BTW, I highly recommend you read it: IT project risk management: 7 most common software development risks. One of the ways to identify these risks is to organise a training workshop for your team.
If you just had an idea for a training workshop, that’s great! Make a quick note, and when reading the rest of the article, just add more elements that will match your idea.
Let’s say that you already know what you want to teach others, now it’s time to choose the form and prepare for the presentation.
💁 Preparation of the trainer
How long should your training take? It depends on how extensive the presented issue is. When determining the time, divide the training workshops into blocks and take into account a few breaks (lunch, smoke or just stretching one’s legs). Your workshops don’t have to last for several days. Sometimes an hour is enough for participants to learn the topic.
In my preparations, I assumed that the risk management training workshop would last around 60 minutes. However, a few days before the workshop started, I asked my colleagues to think about what risks occurred or may occur in projects they work on. That saved us some time on the training day and gave them more time to thoroughly prepare themselves.
Before sending a workshop invitation, set a date and prepare the agenda – it’s an outline of what you are going to talk about. If you conduct a training workshop for people from outside your company, it’s worth writing a few words about yourself and your qualifications. Remember to include a list of things participants will need during the training workshop, e.g. laptop, smartphone, application, properly configured environment, etc. The last thing is preparing the room and things you will need – sticky notes, flipcharts, sharpies. During the training workshop, it’s best to work in small groups of 10-15 people.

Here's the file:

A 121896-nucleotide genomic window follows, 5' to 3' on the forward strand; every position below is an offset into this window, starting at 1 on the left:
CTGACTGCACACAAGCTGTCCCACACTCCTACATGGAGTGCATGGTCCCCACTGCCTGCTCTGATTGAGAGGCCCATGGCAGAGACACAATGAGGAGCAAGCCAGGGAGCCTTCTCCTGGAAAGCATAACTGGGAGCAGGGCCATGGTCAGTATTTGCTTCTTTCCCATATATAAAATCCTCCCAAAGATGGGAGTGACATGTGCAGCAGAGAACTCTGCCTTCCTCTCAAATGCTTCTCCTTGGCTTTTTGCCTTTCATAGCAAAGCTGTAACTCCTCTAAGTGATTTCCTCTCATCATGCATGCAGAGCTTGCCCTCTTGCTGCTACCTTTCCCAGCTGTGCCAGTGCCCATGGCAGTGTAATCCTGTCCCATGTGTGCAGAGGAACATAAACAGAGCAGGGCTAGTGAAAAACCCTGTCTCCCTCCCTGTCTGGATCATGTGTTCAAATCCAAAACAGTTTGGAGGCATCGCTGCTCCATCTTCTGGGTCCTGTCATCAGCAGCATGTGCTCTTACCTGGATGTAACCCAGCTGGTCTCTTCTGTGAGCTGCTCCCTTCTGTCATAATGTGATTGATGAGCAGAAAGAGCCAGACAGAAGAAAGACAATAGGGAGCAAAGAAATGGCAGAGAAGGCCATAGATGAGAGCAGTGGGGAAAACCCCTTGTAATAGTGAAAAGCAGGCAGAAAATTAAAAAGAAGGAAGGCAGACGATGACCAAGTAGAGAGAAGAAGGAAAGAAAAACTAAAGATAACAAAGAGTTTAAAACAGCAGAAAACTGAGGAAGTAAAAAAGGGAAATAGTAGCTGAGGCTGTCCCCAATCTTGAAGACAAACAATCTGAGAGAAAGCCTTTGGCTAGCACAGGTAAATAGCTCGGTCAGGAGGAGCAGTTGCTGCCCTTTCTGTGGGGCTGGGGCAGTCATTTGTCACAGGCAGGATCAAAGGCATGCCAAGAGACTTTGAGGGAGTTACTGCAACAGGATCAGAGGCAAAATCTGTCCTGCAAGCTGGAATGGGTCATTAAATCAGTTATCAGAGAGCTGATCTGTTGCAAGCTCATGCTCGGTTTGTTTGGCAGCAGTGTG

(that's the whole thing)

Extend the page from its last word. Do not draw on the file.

Organising my first workshops wasn’t that difficult. After a short conversation with my work colleagues, I noticed they are interested so I set a date and booked the conference room. Then I was ready for the next stage…
A multimedia presentation is a great way to not get confused while conducting workshops, and not to forget any of the issues you want to raise. There are a lot of platforms that can help you: PowerPoint, Google Presentations, Prezi, Canva, Mentimeter, and many more. Take into account what’s the most important and show those elements on graphs or charts. We are accustomed to visual culture so images will remain in the memory for longer.
Hint for a personal experience. If you anticipate time for discussions or additional questions, you can include that on a separate slide after a given batch of material. The same goes for breaks. Between each thematic block put a slide with a coffee emoji on it, meaning – coffee break time!